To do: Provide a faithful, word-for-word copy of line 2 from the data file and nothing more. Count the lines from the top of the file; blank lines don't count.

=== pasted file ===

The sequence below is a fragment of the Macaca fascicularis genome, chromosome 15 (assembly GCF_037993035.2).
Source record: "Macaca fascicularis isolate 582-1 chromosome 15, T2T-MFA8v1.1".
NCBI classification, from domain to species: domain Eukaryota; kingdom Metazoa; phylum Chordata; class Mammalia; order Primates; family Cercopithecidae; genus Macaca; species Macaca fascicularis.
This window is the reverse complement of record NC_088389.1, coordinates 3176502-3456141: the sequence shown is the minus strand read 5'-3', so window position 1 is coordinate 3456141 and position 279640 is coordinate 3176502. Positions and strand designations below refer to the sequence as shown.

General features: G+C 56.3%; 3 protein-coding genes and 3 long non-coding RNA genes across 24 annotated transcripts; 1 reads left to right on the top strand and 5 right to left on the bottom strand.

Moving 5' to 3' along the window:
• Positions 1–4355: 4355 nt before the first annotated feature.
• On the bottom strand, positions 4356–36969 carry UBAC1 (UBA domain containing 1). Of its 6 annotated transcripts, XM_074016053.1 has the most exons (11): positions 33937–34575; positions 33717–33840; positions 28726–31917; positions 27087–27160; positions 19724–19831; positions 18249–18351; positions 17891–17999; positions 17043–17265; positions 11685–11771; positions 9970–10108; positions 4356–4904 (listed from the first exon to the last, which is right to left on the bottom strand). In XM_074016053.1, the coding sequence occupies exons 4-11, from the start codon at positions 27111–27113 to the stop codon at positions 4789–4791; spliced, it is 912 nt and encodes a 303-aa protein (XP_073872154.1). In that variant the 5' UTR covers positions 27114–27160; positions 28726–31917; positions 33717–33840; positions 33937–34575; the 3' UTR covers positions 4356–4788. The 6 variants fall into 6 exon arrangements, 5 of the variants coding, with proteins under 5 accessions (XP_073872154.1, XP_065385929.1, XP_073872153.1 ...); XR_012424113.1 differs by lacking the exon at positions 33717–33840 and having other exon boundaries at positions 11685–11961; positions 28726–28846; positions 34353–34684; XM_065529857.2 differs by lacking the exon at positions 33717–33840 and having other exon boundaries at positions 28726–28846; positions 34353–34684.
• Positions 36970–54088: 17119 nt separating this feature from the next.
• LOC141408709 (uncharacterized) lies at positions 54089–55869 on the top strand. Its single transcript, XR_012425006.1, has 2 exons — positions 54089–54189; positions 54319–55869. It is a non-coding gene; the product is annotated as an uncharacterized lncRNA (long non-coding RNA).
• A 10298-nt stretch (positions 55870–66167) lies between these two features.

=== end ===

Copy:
Source record: "Macaca fascicularis isolate 582-1 chromosome 15, T2T-MFA8v1.1".